GPS Cycle and Walking Routes

London to Brighton Cycle Route

65 miles (104 km)

Travel from the banks of the River Thames in Greenwich to the South Coast on this popular route along National Cycle Network Routes 21 and 20. The route runs for a distance of about 65 miles, using a mixture of minor roads and traffic free paths.
The ride starts by the Cutty Sark on the Thames in Greenwich and heads south along the Ravensbourne and Pool Rivers to New Beckenham. From there you continue south to Elmers End where you will pass through the lovely South Norwood Country Park. The park includes a pretty lake with lots of wildlife to look out for. The route then continues through the pretty Addington golf course and on to Addington Hill along the London Loop.
The ride then heads through New Addington, Warlingham and Caterham to Redhill. There are several off road sections to enjoy on this section with pleasant stretches through Holt Wood near Warlingham and Mercers Country Park near Redhill. The park incldues a nice lake which is great for birdwatching.
From Redhill you continue to Crawley, passing Horley before an interesting traffic free section through Gatwick Airport takes you to Crawley.
The final section runs from Crawley to Brighton first passing through Tilgate Forest in Tilgate Country Park.
The park includes a nature centre, lakes, lawns, gardens and miles of woodland and bridleways.
From the park the route continues to Handcross where you can see the pretty Nymans Gardens before passing the villages of Staplefield, Bolney and Hickstead. A long traffic free section then follows taking you to the outskirts of Brighton with views of the South Downs as you go. The final stretch takes you through Brighton passing the attractive pavillion gardens before finishing near the prom.
See the video below for an insight into the section from Crawley to Brighton on NCN 20.

London to Brighton OS Map - Mobile GPS OS Map with Location tracking

London to Brighton Open Street Map - Mobile GPS Map with Location tracking

Further Information and Other Local Ideas

The route passes close to one of the highlights of the South Downs at Devils Dyke. You could take a small detour west from the route to visit the wonderful viewpoint and dry valley. There's some good pubs to stop off at near here in the village of Poynings including the Royal Oak. There's a beautiful garden area here, with anewly refurbishedBarbecueArea to enjoy in the summer. You can find it in the village at a postcode of BN45 7AQ.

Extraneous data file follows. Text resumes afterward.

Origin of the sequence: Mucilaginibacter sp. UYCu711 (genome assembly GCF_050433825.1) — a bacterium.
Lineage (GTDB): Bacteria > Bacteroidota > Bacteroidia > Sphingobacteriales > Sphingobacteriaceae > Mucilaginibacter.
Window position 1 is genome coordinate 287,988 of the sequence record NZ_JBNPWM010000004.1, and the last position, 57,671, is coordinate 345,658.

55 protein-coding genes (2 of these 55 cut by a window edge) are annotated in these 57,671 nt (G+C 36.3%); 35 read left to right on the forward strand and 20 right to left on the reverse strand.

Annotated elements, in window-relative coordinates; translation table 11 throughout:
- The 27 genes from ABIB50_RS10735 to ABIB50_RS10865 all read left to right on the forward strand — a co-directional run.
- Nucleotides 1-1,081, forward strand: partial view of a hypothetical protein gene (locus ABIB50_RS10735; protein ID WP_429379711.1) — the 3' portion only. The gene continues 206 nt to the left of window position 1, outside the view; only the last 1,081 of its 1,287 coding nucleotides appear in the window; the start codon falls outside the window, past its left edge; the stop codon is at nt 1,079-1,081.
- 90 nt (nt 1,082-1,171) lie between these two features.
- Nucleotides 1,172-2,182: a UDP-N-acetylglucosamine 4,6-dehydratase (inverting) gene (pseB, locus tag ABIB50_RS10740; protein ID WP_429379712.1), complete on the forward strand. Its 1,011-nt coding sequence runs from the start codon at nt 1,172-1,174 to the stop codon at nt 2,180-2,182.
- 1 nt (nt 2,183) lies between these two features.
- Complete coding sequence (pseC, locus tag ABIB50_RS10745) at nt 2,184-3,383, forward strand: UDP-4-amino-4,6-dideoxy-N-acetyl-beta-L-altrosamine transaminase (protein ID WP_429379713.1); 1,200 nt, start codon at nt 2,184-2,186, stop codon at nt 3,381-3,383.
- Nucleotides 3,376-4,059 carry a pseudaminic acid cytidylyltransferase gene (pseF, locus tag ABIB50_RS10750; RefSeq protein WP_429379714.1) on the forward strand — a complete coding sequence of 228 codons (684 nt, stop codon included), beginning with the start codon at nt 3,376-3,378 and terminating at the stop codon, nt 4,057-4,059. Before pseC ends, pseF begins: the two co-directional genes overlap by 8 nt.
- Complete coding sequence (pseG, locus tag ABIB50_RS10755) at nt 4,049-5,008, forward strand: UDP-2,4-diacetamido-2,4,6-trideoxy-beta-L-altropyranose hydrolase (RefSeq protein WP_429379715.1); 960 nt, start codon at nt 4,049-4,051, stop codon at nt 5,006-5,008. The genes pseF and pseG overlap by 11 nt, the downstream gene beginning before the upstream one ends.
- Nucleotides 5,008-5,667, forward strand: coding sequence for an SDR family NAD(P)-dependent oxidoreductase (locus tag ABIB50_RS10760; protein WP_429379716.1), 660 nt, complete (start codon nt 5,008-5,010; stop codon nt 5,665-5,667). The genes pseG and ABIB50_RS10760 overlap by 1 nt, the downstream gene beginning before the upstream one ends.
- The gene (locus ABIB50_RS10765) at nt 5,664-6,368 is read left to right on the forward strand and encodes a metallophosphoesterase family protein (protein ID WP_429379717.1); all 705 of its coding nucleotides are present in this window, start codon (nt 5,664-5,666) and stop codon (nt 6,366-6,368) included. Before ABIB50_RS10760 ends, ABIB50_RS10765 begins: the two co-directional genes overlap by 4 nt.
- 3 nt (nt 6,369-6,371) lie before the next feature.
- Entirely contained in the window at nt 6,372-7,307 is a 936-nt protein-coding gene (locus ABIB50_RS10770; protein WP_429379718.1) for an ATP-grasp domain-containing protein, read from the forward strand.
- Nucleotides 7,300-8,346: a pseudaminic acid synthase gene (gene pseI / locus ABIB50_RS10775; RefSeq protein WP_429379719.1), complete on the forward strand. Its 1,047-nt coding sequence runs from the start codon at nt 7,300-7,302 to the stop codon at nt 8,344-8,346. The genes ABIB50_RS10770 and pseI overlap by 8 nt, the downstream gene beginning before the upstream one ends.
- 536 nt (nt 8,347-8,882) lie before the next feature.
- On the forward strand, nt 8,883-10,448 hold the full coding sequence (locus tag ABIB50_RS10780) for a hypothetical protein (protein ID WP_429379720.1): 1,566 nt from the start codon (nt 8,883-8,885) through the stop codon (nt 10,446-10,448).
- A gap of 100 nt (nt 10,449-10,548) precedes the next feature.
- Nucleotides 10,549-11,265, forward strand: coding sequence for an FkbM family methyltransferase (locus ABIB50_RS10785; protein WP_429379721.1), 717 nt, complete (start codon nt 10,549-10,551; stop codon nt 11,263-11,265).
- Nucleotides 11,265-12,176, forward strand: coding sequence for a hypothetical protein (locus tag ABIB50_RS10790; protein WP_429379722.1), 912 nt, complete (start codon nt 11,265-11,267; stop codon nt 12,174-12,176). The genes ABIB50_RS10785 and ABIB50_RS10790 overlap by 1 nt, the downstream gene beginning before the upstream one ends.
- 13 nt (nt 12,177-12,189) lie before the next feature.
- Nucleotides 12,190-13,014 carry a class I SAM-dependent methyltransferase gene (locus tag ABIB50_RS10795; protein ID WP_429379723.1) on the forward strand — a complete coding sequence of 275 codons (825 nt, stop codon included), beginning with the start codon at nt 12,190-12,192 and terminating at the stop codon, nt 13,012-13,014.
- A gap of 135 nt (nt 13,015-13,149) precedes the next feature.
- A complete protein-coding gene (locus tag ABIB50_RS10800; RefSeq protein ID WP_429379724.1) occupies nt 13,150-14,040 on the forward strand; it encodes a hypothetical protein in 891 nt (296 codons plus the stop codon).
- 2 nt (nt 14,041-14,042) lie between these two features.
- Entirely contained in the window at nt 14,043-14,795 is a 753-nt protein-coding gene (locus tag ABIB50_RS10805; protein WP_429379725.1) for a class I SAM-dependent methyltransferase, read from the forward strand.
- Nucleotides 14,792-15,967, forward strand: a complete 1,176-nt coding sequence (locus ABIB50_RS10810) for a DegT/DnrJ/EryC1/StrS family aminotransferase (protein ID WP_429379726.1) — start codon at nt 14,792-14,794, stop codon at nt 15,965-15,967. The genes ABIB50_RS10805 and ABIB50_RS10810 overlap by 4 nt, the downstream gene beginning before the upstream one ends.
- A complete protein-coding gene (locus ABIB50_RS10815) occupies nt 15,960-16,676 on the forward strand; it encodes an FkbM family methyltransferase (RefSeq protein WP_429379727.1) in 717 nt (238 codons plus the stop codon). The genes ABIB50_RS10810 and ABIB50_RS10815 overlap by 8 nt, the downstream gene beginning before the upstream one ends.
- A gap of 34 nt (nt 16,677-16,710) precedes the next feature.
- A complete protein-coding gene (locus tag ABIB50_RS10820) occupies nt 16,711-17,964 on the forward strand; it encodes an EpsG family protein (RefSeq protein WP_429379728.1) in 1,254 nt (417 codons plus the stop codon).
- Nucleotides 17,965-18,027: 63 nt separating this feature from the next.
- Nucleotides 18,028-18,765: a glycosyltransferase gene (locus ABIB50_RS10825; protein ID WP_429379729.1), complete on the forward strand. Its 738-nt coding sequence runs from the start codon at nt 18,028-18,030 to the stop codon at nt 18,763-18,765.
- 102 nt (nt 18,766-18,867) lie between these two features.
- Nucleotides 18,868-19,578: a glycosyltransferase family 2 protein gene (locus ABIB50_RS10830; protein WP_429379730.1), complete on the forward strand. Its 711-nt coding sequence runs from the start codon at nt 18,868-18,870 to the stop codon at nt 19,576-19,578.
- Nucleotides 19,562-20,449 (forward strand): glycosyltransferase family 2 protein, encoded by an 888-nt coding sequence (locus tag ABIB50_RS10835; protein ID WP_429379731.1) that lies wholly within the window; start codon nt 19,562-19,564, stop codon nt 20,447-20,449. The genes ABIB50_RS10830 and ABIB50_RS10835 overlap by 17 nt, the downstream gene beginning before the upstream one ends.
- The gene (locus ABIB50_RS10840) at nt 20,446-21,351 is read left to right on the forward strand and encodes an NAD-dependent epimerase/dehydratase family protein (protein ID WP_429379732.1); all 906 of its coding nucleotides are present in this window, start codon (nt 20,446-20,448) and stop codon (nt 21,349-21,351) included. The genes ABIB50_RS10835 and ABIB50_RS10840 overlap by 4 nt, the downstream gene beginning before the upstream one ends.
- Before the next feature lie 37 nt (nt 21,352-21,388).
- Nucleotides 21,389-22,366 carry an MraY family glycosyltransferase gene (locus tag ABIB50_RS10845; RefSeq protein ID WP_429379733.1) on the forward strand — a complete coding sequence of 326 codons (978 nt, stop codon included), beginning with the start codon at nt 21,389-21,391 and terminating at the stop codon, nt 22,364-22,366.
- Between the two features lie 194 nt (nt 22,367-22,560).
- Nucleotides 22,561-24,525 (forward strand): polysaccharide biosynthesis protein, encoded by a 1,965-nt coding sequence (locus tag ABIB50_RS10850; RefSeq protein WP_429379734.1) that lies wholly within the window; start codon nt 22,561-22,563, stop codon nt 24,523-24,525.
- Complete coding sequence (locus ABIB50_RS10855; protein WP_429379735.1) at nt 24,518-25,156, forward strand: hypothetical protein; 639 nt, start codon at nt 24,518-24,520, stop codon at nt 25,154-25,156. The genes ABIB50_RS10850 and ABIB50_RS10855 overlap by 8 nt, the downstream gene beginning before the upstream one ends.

Bob's Cafe is also in Poynings and a real treat. There's a splendid outdoor area right next to a large field so there are open and expansive views to enjoy here. The friendly cafe has an interesting history and includes a table tennis table, and a longrail to hitch your bicycle (or dog) to. Dogs are allowed in the adjacent room too. You can find it at a postcode of BN45 7AL.

Photos

Cutty sark October 2003

Cutty Sark in Greenwich where the route begins. Thisclippership was built on theRiver Leven, Dumbarton in 1869. She was one of the lasttea clippersto be built and one of the fastest.

River Ravensbourne - geograph.org.uk - 3168391

River Ravensbourne, Lewisham. The pretty river is atributaryof theRiver Thamesinsouth London It flows into the tidal Thames atDeptford, where itstidal reachis known asDeptford Creek. It is 11 miles in length and flows through theLondonBoroughs ofBromley,LewishamandGreenwich. It is a feature of the opening part of the ride.

South Norwood Country Park - geograph.org.uk - 2525533

Wildflowers in the summer in South Norwood Country Park, Croydon. There's some nice surfaced cycle routes in the park including National Cycle Route 21. There's a visitor centre and a cafe where you could enjoy a pit stop for refreshments.

Lake at Mercers Country Park - geograph.org.uk - 3581165

Lake at Mercers Country Park. There's a nice surfaced trail running along a pretty lake in this country park in Redhill.

Tilgate Lake, Tilgate Park, Crawley - geograph.org.uk - 22765

Lake, Tilgate Park, Crawley. Tilgate Park is the largest public park in Crawley. Before the development of the Crawley New Town, it was the home of the Campbell family. Malcolm Campbell developed and tested his designs of the "Bluebird" world water speed record holding boats on this lake in the 1930s and 40s. This park includes a Nature Centre, cafe, a Walled Garden, a maze and good mountain bike trails.

NYC Brighton Beach 1

Brighton Beach at the end of the route. Here you can enjoy a stroll along the prom and the pier.

Video

GPS Files

GPX File

London to Brighton.gpx (On Desktop:Right Click>'Save As. On Ipad/Iphone:Click and hold>Share>Save to Files')

Memory Map Route

London to Brighton.mmo (On Desktop:Right Click>'Save As. On Ipad/Iphone:Click and hold >Share>Save to Files)